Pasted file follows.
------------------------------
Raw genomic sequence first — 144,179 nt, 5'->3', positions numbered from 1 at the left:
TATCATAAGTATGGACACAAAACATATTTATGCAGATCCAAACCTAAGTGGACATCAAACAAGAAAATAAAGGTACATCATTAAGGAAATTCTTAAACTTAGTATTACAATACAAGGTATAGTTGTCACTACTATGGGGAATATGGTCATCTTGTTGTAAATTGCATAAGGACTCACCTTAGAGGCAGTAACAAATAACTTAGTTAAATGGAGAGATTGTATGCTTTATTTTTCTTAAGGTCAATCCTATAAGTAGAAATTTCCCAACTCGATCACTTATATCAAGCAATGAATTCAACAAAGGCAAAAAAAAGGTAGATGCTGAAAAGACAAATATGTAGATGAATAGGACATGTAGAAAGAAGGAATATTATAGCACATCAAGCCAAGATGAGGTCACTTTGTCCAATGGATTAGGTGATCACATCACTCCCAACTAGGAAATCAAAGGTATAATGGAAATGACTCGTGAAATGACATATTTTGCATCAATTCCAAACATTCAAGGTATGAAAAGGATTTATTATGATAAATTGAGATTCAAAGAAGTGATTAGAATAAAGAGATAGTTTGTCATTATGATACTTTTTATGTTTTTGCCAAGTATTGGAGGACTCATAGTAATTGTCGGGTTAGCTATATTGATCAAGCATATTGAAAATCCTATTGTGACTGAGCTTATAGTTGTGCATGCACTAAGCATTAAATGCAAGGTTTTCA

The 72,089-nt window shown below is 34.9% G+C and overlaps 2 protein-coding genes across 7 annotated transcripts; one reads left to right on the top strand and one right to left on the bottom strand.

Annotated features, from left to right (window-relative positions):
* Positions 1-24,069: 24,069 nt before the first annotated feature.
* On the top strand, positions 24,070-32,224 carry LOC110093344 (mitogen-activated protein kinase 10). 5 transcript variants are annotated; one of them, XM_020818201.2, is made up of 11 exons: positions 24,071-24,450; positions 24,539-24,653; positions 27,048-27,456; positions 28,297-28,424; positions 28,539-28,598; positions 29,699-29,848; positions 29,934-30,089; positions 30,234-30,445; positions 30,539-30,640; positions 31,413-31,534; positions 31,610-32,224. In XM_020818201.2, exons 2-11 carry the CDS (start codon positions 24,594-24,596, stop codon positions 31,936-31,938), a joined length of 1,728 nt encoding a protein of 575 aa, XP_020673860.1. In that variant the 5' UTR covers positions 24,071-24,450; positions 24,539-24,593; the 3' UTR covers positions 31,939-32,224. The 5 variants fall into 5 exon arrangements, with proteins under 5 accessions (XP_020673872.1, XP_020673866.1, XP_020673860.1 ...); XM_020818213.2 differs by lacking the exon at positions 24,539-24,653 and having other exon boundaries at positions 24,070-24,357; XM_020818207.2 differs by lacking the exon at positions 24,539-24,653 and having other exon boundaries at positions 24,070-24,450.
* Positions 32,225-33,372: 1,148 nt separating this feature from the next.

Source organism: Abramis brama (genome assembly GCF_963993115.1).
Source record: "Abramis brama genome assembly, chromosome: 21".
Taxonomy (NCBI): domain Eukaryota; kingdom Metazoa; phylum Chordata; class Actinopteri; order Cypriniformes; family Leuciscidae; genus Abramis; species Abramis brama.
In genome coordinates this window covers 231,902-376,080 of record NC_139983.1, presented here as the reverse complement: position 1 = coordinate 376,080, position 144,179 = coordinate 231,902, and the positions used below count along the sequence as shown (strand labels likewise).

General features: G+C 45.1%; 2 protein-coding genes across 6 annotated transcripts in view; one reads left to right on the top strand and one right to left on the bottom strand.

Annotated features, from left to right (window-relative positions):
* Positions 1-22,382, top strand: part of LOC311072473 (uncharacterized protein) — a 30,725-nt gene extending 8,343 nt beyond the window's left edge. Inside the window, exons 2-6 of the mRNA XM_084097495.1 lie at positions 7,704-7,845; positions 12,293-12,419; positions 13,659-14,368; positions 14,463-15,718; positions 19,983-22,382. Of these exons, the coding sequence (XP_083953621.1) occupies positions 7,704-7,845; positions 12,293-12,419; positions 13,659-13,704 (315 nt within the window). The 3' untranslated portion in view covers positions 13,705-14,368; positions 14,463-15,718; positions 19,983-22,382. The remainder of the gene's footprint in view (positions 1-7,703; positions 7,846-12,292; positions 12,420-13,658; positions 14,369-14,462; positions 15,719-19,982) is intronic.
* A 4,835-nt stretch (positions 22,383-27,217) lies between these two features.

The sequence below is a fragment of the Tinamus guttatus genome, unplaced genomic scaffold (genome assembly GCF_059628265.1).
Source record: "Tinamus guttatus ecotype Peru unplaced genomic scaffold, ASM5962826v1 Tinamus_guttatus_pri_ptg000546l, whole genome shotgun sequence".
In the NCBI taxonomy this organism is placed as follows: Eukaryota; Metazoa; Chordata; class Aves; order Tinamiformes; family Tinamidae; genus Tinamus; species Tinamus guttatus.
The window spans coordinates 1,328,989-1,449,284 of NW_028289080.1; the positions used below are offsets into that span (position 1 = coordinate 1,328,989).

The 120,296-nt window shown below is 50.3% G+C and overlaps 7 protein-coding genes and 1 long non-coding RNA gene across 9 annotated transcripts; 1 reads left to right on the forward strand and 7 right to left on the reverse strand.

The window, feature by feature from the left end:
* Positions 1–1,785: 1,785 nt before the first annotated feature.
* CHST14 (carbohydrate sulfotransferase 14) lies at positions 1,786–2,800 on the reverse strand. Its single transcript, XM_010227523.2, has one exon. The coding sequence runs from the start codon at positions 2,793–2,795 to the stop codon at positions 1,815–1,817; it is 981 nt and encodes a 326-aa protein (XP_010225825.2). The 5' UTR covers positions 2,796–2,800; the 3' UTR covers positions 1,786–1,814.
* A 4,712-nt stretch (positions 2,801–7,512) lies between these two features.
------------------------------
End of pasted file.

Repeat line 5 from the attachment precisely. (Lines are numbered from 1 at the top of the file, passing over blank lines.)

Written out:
* Positions 1-24,069: 24,069 nt before the first annotated feature.